which prevents any air from coming through. Strange...
The Teknic product description lists both taffeta and "Powerskin
II" as the lining
material, but a label inside the jacket says that the lining is made from "Powerskin", claimed to be "100% waterproof and breathable" Is it taffeta or "Powerskin
II"? Don't know, but either way, the air doesn't flow through it.
Note that I haven't worn the Freestyle in the rain -- and don't
plan to, because it just seems too short and too light weight to wear in the
cold spring rain we'd have just now.
The Freestyle jacket includes a very thin zip-out removable vest-type liner,
made from 5 oz. Polyfil. The zipper travels all the way around the
front, around the neck and back down the other side, making it easy to
remove or insert. The liner maybe adds some slight warmth, but again,
my feeling is that the Freestyle should be considered as one step above a
full mesh jacket, for anything other than very hot weather.
Besides a single section of HAL at the bottom of the liner
to keep it secure at the waist, there are no other liner snaps or
attachments and none are needed. The liner material seems light and
it's maybe about 4 mm (1/4") thick when uncompressed.
The lining also has a flap on the right that can be snapped
to the opposite placket on the left-hand side. It can also be snapped over on to itself on
the right side if desired, which keeps it out of the way in a stored position.
The arms are cut and sewn in a (claimed) 15-degree forward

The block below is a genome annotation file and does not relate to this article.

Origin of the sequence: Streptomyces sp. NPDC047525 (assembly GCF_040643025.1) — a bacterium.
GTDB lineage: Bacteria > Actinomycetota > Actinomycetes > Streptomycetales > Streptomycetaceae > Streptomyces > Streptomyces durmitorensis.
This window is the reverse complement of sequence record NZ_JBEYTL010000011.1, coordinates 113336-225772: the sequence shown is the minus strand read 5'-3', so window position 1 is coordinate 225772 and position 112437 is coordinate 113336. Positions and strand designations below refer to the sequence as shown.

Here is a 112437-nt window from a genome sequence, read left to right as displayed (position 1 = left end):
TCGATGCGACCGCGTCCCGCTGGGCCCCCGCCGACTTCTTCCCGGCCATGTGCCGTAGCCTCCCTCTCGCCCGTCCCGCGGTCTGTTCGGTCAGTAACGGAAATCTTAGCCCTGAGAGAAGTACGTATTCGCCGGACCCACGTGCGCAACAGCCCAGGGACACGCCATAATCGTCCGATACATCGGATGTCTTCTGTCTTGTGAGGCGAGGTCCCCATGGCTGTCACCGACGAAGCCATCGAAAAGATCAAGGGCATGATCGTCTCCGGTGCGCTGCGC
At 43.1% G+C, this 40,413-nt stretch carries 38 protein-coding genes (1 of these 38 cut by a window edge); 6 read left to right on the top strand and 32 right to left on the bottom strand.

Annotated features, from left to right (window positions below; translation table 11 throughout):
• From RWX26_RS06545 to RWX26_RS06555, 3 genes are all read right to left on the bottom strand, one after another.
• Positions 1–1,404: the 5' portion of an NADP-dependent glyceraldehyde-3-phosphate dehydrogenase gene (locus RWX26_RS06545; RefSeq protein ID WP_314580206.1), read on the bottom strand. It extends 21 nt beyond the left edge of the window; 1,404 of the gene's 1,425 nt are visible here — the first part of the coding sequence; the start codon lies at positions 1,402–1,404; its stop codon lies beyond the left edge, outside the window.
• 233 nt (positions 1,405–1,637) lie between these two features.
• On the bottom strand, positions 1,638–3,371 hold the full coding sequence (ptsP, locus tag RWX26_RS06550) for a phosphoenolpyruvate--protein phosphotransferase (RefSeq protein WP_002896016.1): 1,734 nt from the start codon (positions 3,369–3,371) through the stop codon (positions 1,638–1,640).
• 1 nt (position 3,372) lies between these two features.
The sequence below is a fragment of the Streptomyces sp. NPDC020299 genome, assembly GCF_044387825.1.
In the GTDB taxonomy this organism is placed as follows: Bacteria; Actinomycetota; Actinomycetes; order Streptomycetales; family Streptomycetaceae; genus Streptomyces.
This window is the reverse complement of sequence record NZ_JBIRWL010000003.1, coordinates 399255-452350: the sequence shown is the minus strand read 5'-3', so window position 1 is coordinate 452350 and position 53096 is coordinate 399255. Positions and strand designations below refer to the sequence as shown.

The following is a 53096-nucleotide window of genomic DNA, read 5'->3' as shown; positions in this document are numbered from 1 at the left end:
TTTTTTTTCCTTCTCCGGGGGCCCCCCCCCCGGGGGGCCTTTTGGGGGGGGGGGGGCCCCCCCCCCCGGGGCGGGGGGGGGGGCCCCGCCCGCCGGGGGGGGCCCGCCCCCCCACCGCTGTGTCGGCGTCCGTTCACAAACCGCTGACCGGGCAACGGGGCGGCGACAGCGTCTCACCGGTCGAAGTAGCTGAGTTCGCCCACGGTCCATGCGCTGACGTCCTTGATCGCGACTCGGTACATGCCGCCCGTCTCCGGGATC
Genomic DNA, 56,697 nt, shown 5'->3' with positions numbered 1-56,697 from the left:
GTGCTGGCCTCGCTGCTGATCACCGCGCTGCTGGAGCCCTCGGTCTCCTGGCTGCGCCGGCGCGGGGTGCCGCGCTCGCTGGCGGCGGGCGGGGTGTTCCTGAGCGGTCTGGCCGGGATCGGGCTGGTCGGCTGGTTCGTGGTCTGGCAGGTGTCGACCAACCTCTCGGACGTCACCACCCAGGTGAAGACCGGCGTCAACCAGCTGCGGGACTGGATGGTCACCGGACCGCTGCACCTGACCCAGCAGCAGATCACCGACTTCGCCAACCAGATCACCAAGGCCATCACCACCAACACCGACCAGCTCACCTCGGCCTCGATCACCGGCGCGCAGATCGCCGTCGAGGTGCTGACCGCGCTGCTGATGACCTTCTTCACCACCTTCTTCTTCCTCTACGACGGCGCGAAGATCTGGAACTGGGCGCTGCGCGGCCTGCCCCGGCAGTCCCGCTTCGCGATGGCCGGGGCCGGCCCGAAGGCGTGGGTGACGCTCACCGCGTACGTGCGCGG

rotation for flexibility when riding a Sportbike. The external elbow and forearm armor
is claimed to be CE approved, as are the "Airblade" shoulder protectors and
the armored "kidney belt" (the section of armor on the back, which isn't
really a kidney belt as I know it).
The plastic Airblade shoulder protectors have an anodized
metal slider on top. Teknic puts a piece of clear plastic protector
over the metal to keep it from getting scratched during shipment; I didn't
realize this until it started to peel off. At first I thought it was a
poor oversight but after I realized the plastic is just there for protection
(of the sort used on the clear plastic that protects electronic displays), I
removed it and all is well (see the photo in the Lightbox below).
The collar has a "puffy" mesh material liner, which feels
slightly scratchy to me; I wish it were covered with some sort of
micro-fleece, although that probably wouldn't wick away moisture as well.
The sleeves have adjustable cinch straps and another metal
snap, but the sleeves feel snug to me without cinching them up any further.
Teknic added some dark-colored piping here and there that is
retro-reflective at night.
And finally, the Freestyle has two hand pockets, with zipper
closures. They're lined with taffeta, but the zippers on the pockets
do not have the big fabric pulls like the vents. Teknic also says the
Freestyle jacket has a baseball cap pocket, but I don't see it....there is a